What does it mean to get out of your own way? We’ve all been met with internal exasperation when it dawns on us that what’s standing between us and what we want is most often ourselves. Even though the roots of this behavior and mindset vary for each individual, understanding and sitting with the why is the first step to change. Ultimately, getting out of your own way means becoming familiar with and accepting our internal world and seeking to identify the ways we perpetuate our own suffering. Once we can name what suffering we give space to and why, we open up the possibility of choosing peace in the face of fear.
I remember when I first started engaging in healing work that called for me to see the ways I was contributing to my own unhappiness. It was bewildering and I was wary. Why would I be blocking my own path to liberation? What was fueling this cycle of self-deprecation? And then I learned about my ego. The ego is the part of our conscious mind that houses many of our inner voices of doubt, worry, and anxiety. Although the incessant chatter of our ego more often than not robs us of peace in the present, its evolutionary function is to protect us. But when left unchecked or unnoticed, the ego mind continues to take up more space and what was once a function of survival becomes a burden of limitation. When we’re faced with uncertainty or doubt or a challenge (which is inevitable) our ego mind kicks into fight-or-flight mode, and in response to fear it will keep us in our comfort zone and ultimately stunt our growth.
When I got to know my ego better, I started to feel angry and embarrassed. How could I have let this go on for so long? Why is my ego so loud and how can I quiet it? But again, this is a function of the ego. The goal of controlling our ego and the narratives it spins is not to fight back, but to surrender and observe its commentary with curiosity rather than judgment. Our ego gains its power from fear. And this fear fuels self-deprecating behaviors like isolation, self-sabotage, weighing resentment and judgment, and overwhelming self-criticism that cripple our motivation and keep us stagnant. Our task, then, is to open the blinds, get a comfy chair and sit beside our fears.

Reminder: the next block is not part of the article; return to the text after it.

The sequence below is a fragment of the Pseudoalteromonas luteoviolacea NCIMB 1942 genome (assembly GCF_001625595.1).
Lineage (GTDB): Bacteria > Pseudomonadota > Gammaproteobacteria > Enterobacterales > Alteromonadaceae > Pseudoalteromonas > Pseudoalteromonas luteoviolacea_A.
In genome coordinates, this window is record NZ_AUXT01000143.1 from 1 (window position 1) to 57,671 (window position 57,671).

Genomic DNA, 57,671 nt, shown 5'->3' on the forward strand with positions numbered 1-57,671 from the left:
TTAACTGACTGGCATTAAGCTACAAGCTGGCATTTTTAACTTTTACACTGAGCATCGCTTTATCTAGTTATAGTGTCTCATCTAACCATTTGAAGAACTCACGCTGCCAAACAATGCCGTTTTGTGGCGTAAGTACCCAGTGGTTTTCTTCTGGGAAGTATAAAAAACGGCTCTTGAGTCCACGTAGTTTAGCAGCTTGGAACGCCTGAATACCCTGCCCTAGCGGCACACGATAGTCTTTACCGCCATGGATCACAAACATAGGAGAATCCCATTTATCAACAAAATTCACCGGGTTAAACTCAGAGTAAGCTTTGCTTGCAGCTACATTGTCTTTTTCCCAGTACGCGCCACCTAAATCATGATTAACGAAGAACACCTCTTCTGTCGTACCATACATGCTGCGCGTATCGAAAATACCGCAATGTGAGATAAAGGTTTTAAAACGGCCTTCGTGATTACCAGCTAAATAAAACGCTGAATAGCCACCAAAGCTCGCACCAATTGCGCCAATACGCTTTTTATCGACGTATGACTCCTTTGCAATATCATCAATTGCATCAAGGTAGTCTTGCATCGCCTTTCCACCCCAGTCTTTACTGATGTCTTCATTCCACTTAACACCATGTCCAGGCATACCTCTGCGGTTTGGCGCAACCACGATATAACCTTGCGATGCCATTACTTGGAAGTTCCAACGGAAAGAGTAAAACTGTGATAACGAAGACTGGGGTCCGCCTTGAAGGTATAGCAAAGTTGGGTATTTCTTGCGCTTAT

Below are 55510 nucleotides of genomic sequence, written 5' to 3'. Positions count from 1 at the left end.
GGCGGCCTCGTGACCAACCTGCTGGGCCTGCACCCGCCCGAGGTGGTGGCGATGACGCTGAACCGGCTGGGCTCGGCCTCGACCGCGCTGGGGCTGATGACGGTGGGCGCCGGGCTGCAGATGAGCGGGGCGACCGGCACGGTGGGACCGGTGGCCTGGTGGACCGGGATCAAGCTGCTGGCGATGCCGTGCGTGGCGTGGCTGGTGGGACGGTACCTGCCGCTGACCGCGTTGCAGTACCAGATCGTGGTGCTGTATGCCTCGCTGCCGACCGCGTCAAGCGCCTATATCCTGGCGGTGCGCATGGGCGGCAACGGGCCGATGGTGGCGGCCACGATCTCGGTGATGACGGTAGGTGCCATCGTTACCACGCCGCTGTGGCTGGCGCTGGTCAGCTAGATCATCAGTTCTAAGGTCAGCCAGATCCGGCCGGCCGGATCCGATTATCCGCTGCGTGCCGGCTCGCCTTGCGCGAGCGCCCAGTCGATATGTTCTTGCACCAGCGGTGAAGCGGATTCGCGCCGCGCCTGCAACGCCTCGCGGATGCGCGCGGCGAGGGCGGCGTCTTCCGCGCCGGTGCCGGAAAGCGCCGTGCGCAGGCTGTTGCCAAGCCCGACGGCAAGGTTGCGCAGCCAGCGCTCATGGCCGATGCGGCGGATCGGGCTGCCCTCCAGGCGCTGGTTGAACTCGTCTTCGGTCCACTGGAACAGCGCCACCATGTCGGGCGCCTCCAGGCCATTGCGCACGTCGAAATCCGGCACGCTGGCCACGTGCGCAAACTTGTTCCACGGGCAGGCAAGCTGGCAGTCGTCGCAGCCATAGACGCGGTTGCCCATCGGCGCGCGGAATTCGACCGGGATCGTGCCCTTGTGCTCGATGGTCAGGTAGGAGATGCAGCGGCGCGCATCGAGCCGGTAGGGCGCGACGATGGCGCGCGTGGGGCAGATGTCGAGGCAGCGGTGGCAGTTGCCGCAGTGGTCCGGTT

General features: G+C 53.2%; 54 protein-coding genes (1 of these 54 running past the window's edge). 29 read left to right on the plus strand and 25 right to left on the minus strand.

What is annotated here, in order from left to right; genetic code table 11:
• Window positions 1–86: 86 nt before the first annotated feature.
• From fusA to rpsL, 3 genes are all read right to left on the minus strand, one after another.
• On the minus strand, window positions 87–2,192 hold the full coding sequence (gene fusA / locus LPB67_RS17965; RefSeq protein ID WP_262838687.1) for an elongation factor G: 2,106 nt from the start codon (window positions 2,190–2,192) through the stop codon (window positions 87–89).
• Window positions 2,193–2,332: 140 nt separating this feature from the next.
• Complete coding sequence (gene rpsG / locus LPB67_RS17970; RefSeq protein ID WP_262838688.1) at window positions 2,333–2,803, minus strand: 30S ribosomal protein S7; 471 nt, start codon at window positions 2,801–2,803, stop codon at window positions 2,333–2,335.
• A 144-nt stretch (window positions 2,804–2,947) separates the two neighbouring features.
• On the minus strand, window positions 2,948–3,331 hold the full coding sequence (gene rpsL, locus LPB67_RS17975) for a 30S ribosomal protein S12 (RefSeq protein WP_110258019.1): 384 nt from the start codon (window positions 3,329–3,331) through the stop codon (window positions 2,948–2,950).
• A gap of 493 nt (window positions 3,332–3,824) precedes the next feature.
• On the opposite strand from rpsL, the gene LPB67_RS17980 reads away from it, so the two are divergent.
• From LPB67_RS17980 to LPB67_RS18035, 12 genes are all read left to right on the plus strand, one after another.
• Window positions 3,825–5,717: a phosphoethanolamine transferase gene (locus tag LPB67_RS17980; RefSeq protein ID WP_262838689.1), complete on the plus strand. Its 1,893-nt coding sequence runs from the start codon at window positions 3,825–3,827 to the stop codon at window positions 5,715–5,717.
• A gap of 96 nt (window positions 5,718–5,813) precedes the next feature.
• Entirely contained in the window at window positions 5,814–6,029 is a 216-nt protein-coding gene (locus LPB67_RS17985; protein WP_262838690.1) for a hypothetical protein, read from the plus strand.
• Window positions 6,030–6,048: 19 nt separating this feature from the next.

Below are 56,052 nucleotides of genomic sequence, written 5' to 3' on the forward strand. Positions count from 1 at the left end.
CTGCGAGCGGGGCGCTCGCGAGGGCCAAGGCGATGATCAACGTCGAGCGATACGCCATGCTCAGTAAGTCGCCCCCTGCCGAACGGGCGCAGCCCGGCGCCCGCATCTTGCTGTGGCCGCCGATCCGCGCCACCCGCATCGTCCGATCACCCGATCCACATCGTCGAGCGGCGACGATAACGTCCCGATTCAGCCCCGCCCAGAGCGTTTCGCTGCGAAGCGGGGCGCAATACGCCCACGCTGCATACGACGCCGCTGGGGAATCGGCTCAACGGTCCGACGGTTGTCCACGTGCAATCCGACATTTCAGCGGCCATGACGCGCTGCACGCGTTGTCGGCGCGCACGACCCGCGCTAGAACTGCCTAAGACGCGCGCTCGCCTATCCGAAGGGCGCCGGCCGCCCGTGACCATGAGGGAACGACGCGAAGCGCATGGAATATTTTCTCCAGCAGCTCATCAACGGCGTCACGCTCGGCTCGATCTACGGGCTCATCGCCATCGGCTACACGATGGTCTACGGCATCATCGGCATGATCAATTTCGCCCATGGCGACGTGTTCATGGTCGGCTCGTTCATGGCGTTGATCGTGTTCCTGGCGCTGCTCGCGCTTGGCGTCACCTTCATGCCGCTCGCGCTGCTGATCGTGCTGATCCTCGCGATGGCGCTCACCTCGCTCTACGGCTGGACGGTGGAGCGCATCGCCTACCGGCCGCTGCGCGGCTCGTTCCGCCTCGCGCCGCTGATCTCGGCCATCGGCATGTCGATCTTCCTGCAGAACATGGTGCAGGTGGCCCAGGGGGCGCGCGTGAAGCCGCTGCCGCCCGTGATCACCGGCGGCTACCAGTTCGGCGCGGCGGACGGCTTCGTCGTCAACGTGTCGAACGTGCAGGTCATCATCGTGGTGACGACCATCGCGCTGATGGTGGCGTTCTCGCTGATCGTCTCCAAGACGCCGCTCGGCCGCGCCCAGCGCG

The next time you hear familiar deprecating narratives from your ego, take a step back. First, observe what thoughts and feelings are emerging. Try to get out of your mind and into your body. What emotions are coming up for you? Where and how do these emotions show up in your body? After you open your mind and body to observation, accept the present state you are in and remind yourself that it doesn’t have to control you. In this state of acceptance you are acknowledging that the only thing you can control is yourself, and in that mindset you let go of everything outside of this present moment that is not in your control.
Lastly, once you observe and accept, you can let go. Let go of the suffering that is holding you back. Let go of your expectations. Let go of your fear of failure. Let go of narratives that come from places of trauma or that others have made you believe about yourself. Let go by deeply listening, holding compassion, and surrendering to the unknown. By becoming better listeners to our internal chaos, we can begin to identify the ways in which we stand in our way own. The space that opens up in the mind, heart and body after acceptance—even if only for a moment—is what it feels like to get out of your own way. With that knowledge and commitment to mindfulness, we find relief and ultimately internal peace.
The poet Rumi reminds us that our task in life “is not to seek for love, but merely to seek and find all the barriers within yourself that you have built against it.” Remember, it’s not a race. This is a practice and a process of rewiring our internal frameworks, and it will be a lifetime endeavor for all of us.